When David Wain and Michael Showalter’s Wet Hot American Summer was first released, it was critically panned and commercially ignored. The movie made a woeful $7000 its first weekend in theaters after an almost nonexistent marketing campaign by USA Films. But after the film’s DVD release -- and the advent of Netflix, and the relentlessly rising stars of nearly every lead in the movie, most of whom were unknowns in 2001 -- something special happened. Wet Hot American Summer gained the eternally coveted and rarely achieved cult following.
So how did it happen? Wet Hot is an enormously funny film, layered with absurdist humor and a surprising darkness that contradicts its few genuinely sweet moments -- mostly due to Showalter’s Coop, though the angelically lit, solemn love scene between Michael Ian Black’s McKinley and Bradley Cooper’s Ben also comes to mind. But what Wet Hot American Summer delivers better than any other film is the pure equality of its ensemble cast. Each member is as hilarious and crucial and then utterly disregarded as the next. It’s like the scene where one moment J.J. (Zak Orth) is giving a line and the next, he just walks off the pier into the water. His part’s done, and now it’s time for him to get out of the scene and let someone else shine. That’s essentially the entire ethos behind Wet Hot American Summer.
Janeane Garofalo’s frenzied phone panic, Paul Rudd’s petulant cleaning session, Chris Meloni tenderly humping the fridge, Showalter’s proclamation of love to Marguerite Moreau, that chase scene between Ken Marino and Joe Lo Truglio, Amy Poehler’s scarcely contained rage, Molly Shannon’s trembling vulnerability: I have no hopes of choosing a favorite scene or performance among them. Each weird, wonderful vignette is as valuable to me as my own favorite memories from camp.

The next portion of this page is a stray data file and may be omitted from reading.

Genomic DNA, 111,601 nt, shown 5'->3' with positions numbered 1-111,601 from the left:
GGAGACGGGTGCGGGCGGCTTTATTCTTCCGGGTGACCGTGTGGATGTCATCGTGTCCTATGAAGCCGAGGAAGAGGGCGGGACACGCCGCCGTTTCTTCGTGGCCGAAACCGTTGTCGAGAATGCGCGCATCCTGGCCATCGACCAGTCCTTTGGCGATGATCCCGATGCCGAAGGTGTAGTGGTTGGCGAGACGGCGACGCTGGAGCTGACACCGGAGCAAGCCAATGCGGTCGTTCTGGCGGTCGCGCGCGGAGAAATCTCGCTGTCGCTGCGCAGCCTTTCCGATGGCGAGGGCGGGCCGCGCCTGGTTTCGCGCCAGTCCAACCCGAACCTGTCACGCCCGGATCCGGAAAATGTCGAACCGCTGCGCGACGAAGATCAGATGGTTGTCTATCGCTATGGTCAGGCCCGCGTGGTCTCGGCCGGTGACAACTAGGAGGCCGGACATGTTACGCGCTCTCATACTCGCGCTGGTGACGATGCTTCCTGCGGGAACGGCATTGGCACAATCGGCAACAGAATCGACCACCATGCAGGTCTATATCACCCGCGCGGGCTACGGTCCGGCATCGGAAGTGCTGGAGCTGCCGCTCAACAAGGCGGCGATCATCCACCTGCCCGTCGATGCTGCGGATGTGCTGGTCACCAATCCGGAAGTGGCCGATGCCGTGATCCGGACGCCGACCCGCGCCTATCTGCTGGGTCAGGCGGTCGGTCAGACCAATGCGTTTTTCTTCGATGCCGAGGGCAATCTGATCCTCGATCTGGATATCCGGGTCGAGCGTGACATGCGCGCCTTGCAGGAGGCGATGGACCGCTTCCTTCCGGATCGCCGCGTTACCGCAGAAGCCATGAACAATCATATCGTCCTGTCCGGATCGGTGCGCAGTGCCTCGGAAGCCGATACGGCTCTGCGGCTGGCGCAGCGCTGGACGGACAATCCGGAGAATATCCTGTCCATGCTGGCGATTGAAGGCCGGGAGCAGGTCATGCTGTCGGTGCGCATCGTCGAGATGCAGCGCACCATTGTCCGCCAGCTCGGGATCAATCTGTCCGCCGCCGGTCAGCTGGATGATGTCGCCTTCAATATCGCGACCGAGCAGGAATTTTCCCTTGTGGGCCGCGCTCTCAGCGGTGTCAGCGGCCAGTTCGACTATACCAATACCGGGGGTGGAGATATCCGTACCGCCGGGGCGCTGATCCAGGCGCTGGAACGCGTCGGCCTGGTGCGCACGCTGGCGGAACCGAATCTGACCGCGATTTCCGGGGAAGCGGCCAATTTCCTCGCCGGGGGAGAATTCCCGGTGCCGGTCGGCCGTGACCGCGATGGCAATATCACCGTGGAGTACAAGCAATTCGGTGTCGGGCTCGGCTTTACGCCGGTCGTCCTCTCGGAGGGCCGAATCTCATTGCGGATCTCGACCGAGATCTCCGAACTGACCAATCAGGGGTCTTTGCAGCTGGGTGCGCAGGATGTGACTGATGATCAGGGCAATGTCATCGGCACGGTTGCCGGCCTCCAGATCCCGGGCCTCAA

This is largely because the filming of Wet Hot American Summer was camp. In an oral history the cast and Wain gave to Details magazine for the film’s tenth anniversary, we learned that the stars spent 28 cold, rainy days bunking together at Honesdale, Pennsylvania’s Camp Towanda. Rudd said, “We would eat in the chow hall. We slept where the campers slept.” Michael Ian Black added,
“I don't know what they were fucking thinking, but they contracted the actual people who make food for the camp to make food for us. And, you know, pizza bagels every day when you're 11 years old is a dream. When you're 30, and it's pizza bagels every day, you wanna kill somebody.”
The actors -- many of whom, along with Wain, were improv friends in college through a group that later became known as The State -- didn’t just eat and sleep together. They partied together. From Poehler: “We were being given the chance to take one more shot at summer camp, only we were wiser, better drinkers, and more sexually experienced.”
They got in trouble with the actual camp director, Towana’s Mitch Reiter, who wasn’t prepared for set antics at his family camp. They drank, lots, day in and out, Jim Beam and Jack Daniel’s and beer from the local Walmart. Rudd said, “Everyone stayed up late. Everybody partied. There were no sticks in the mud.” Poehler added, “There would just be a lot of guitar circles, and people singing outside and getting really wasted.” You know, like camp.
And like camp, it all culminated in a big dance where everyone got a chance to make out a little. They hired a DJ, Mr. Blue, who played ‘80s music as they all enjoyed a rave on the campgrounds. Wain says of the party, “As luck would have it, for that moment in time, it stopped raining. It was this magical night, and we all went out on the dock in the pitch black and hung out…There were totally random hookups.” You know, like camp.
The camaraderie created by the impossibly rainy conditions, the close quarters and crummy food and random hookups resulted in the single greatest ensemble comedy of our generation. Each viewing reveals new gags, new line deliveries that stand out as genius, new dynamics between the now star-studded cast. And in June, we learned that Netflix -- the very thing that’s partially responsible for Wet Hot American Summer’s cult status -- is in talks to create a prequel with David Wain and the original cast. Yes, a prequel -- the actors who were already a decade too old to play their parts will now be two decades too old, a sight gag that will probably be twice as funny now. It’s enough to make you want to write the good news in your gournal.